Astronauts on ISS chat with Santa Monica students

SANTA MONICA, Calif. (KABC) -- NASA astronaut Randy Bresnik used to walk the grounds of Santa Monica High School, but today, he is floating on the International Space Station.

To the thrill of students at the school, Bresnik and fellow astronaut Joe Acaba interacted with the students during a 20-minute earth-to-space call broadcast in Santa Monica High's Barnum Hall.

Each homeroom at the school submitted questions, and several students from each were picked to ask the astronauts.

"How did Santa Monica High School prepare you for space?" asked 12th grader Ifeyani Williams.

"What was the most difficult life skill (eating, bathing , etc) for you to learn to do on the space station?" asked Daniel Seizer, also a senior.

"Are your dreams different in space? The settings, abilities and activities for the characters in the dream, for example," asked 12th grader Paloma Nicholas.

A group of students who attended Lincoln Middle School last year, and also flew an experiment on-board the space station as part of the Student Space Flight Experiments Program Mission 11, wanted to know "What does space smell like?" to which Bresnik replied, "cream of mushroom soup."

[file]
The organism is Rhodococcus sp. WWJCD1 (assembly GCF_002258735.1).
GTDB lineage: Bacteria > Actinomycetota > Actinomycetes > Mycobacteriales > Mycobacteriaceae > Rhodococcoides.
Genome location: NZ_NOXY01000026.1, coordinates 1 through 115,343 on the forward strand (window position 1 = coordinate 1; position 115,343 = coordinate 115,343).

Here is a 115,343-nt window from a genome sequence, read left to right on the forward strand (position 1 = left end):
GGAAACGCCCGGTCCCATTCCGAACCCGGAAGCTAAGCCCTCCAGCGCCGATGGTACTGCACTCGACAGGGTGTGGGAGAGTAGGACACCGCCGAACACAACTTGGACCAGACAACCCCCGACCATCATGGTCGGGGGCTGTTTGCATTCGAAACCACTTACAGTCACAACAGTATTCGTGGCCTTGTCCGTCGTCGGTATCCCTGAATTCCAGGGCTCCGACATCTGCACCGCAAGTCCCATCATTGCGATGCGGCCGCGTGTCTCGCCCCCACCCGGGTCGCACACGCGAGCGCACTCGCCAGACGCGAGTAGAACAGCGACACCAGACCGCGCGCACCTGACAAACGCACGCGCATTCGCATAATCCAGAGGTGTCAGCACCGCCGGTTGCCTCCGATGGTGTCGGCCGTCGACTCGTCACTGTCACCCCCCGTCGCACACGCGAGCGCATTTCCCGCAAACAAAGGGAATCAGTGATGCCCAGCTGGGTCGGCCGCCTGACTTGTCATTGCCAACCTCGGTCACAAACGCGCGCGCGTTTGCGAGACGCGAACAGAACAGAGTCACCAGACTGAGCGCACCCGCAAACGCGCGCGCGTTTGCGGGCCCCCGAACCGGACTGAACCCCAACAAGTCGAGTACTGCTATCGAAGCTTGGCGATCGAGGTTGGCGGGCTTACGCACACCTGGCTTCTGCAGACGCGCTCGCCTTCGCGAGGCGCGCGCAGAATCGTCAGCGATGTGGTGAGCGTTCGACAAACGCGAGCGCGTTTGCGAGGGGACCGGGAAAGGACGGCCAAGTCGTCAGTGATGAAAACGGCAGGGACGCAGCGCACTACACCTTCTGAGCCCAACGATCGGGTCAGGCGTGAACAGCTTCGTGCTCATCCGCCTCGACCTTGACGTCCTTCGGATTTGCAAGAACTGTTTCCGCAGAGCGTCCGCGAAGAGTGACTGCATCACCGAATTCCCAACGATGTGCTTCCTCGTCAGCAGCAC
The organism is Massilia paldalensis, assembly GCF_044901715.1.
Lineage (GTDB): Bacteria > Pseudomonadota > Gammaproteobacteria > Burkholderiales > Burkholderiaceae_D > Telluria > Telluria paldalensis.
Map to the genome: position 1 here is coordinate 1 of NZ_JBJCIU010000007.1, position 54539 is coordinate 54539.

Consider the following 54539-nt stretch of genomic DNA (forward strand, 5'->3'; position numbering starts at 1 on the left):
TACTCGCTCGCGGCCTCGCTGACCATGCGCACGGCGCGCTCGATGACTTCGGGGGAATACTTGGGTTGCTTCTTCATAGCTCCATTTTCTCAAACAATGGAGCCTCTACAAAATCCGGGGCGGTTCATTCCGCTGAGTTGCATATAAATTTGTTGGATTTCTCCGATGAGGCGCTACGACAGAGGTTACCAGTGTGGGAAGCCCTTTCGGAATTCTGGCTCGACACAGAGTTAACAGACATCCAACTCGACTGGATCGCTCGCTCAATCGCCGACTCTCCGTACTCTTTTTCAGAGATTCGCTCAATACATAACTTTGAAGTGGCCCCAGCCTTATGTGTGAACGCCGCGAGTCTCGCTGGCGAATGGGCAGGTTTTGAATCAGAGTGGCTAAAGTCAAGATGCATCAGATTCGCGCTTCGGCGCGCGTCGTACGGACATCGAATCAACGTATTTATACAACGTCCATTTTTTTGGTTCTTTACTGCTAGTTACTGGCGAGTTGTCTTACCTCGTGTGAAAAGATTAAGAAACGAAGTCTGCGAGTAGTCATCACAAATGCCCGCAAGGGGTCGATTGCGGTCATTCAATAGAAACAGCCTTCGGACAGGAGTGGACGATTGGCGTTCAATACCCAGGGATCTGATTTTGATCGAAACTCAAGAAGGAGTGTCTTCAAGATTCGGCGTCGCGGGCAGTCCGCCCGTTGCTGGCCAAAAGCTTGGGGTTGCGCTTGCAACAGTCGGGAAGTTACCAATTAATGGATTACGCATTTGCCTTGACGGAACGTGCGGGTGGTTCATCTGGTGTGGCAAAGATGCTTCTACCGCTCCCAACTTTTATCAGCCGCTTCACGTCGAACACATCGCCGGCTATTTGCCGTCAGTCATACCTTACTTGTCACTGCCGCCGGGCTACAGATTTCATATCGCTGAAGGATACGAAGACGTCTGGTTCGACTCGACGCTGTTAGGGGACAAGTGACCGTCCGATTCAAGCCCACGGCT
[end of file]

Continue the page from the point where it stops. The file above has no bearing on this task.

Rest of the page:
Fellow astronaut Acaba provided a different answer, saying it was more of a metallic smell and the scent of the ISS was certainly unique.

Of course, the question of "what is it like to walk in space?" was asked as well.

"All your peripheral vision is just space and then all of a sudden when you look down, the only thing between you and the earth is your boots. That's when it becomes physically very, very real," answered Bresnik.

For students, the entire experience was out of this world.

"It was really amazing, once in a life time," explained Lily Dykstra ,who also got to ask the astronauts a question.

To see and engage with someone who was just like them, in a place unlike any other, gave them inspiration, said 8th grader at John Adams Middle School Ian Brown.

"(It's really cool) to know that you don't have to go to any special school or anything and you could be on the International Space Station...," he said.
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